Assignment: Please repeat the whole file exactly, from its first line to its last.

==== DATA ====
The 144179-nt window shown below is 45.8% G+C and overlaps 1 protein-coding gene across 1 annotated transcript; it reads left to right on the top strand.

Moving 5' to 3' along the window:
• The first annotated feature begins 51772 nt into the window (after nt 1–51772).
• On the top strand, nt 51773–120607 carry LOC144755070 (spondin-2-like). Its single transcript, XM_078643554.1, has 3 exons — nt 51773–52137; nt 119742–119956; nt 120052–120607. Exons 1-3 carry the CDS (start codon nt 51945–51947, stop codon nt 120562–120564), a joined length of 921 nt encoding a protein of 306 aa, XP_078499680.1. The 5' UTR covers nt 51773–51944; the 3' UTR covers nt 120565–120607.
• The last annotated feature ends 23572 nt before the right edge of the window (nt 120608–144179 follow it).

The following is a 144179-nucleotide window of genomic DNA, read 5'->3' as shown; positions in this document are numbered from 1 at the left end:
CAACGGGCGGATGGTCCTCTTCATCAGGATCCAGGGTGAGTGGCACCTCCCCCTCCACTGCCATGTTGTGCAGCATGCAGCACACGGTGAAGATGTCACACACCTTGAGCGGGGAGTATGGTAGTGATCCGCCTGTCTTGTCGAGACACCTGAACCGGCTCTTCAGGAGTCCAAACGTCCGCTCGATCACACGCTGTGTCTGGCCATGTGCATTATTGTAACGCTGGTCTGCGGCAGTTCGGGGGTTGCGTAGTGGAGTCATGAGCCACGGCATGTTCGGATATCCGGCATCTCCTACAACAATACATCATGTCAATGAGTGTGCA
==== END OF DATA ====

The 144179-nt window shown below is 45.8% G+C and overlaps 1 protein-coding gene across 1 annotated transcript; it reads left to right on the top strand.

Moving 5' to 3' along the window:
• The first annotated feature begins 51772 nt into the window (after nt 1–51772).
• On the top strand, nt 51773–120607 carry LOC144755070 (spondin-2-like). Its single transcript, XM_078643554.1, has 3 exons — nt 51773–52137; nt 119742–119956; nt 120052–120607. Exons 1-3 carry the CDS (start codon nt 51945–51947, stop codon nt 120562–120564), a joined length of 921 nt encoding a protein of 306 aa, XP_078499680.1. The 5' UTR covers nt 51773–51944; the 3' UTR covers nt 120565–120607.
• The last annotated feature ends 23572 nt before the right edge of the window (nt 120608–144179 follow it).

The following is a 144179-nucleotide window of genomic DNA, read 5'->3' as shown; positions in this document are numbered from 1 at the left end:
CAACGGGCGGATGGTCCTCTTCATCAGGATCCAGGGTGAGTGGCACCTCCCCCTCCACTGCCATGTTGTGCAGCATGCAGCACACGGTGAAGATGTCACACACCTTGAGCGGGGAGTATGGTAGTGATCCGCCTGTCTTGTCGAGACACCTGAACCGGCTCTTCAGGAGTCCAAACGTCCGCTCGATCACACGCTGTGTCTGGCCATGTGCATTATTGTAACGCTGGTCTGCGGCAGTTCGGGGGTTGCGTAGTGGAGTCATGAGCCACGGCATGTTCGGATATCCGGCATCTCCTACAACAATACATCATGTCAATGAGTGTGCA